The First Church of Monson lost its steeple in the storm, making it an easily visible landmark and natural gathering point for those in need and those who wished to help.
In the first days following the storm, hundreds of volunteers began pouring into the area. The church opened its doors, accepting donations and providing meals and support to the community. It would be a few days, however, until an orderly system emerged.
Morgan and I got involved early on: we brought over a netbook, a Macbook and my dad’s ancient Sprint aircard to start putting Monson’s recovery on the computer.
Volunteers who had come initially for yardwork stayed to organize, databasing the massive amounts of resources the church had already taken in, creating a volunteer database, forms, press releases. No one had ever coordinated an operation at this scale before, but an organized system made it surprisingly straightforward.
We used what we had, and we simply asked the internet for things we needed. A local teen created a Facebook group during the storm. We created a Tornado Relief profile for the church command center, and used the group to communicate our needs with the outside public.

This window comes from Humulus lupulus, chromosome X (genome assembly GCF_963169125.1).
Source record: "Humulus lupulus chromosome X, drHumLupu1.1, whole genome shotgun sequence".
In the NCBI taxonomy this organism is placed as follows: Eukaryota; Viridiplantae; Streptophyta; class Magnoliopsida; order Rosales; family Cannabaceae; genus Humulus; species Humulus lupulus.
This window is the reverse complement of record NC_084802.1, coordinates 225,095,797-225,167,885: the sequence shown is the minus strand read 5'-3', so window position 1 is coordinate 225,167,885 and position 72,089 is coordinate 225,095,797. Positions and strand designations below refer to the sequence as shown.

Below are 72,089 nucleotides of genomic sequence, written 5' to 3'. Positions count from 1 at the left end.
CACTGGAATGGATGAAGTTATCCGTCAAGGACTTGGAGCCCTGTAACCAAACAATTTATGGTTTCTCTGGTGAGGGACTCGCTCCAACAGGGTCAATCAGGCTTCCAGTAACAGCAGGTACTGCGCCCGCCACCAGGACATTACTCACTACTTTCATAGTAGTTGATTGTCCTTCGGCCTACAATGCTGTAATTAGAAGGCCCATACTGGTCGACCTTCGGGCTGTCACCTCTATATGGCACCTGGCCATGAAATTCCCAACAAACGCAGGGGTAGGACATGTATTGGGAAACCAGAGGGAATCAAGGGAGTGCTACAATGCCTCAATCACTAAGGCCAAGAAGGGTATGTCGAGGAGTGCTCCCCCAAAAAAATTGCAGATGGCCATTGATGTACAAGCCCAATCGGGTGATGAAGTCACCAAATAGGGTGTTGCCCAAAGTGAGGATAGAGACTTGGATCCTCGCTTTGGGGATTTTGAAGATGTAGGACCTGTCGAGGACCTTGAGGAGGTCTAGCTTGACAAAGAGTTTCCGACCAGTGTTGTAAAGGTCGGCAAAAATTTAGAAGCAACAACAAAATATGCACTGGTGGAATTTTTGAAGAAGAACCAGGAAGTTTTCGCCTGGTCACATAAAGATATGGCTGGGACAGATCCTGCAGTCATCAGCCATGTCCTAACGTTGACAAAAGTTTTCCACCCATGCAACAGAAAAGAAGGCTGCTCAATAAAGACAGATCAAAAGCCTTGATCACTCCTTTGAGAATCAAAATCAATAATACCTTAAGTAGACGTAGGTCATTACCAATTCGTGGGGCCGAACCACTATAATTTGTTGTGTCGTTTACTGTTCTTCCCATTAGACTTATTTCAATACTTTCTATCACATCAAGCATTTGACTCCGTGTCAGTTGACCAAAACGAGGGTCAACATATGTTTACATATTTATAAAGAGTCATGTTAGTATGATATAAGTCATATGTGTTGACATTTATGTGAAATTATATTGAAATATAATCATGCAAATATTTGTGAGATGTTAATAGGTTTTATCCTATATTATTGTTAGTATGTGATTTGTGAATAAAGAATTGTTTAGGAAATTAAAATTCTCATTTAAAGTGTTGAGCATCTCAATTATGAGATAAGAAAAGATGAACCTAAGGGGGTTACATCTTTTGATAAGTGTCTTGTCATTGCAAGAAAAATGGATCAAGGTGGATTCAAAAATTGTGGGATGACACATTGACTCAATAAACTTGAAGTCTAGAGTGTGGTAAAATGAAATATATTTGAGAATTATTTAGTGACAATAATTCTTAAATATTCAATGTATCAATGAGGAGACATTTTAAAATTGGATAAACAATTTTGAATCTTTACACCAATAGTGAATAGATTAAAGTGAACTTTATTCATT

It worked. Within five days, we could post “Gatorade” on the Tornado Watch Facebook group, and twenty minutes later someone would arrive with a carload. Within a couple of weeks, the Monson Tornado volunteers, backed by the First Church of Monson, had become an autonomous and integral part of Monson’s phenomenal recovery.
What we saw in Monson was not groundbreaking – it was the same process experienced by every other area recovering from a disaster. People need to be organized, so they organize, with whatever tools they can find or make. Monson was lucky to get online as fast as it did, in an area that did not regain internet access for nearly two weeks. I’m starting to realize most local relief efforts aren’t as lucky.
Volunteers Wendy Deshais and Kayla Biggs at the Tornado Volunteer tent outside of the First Church: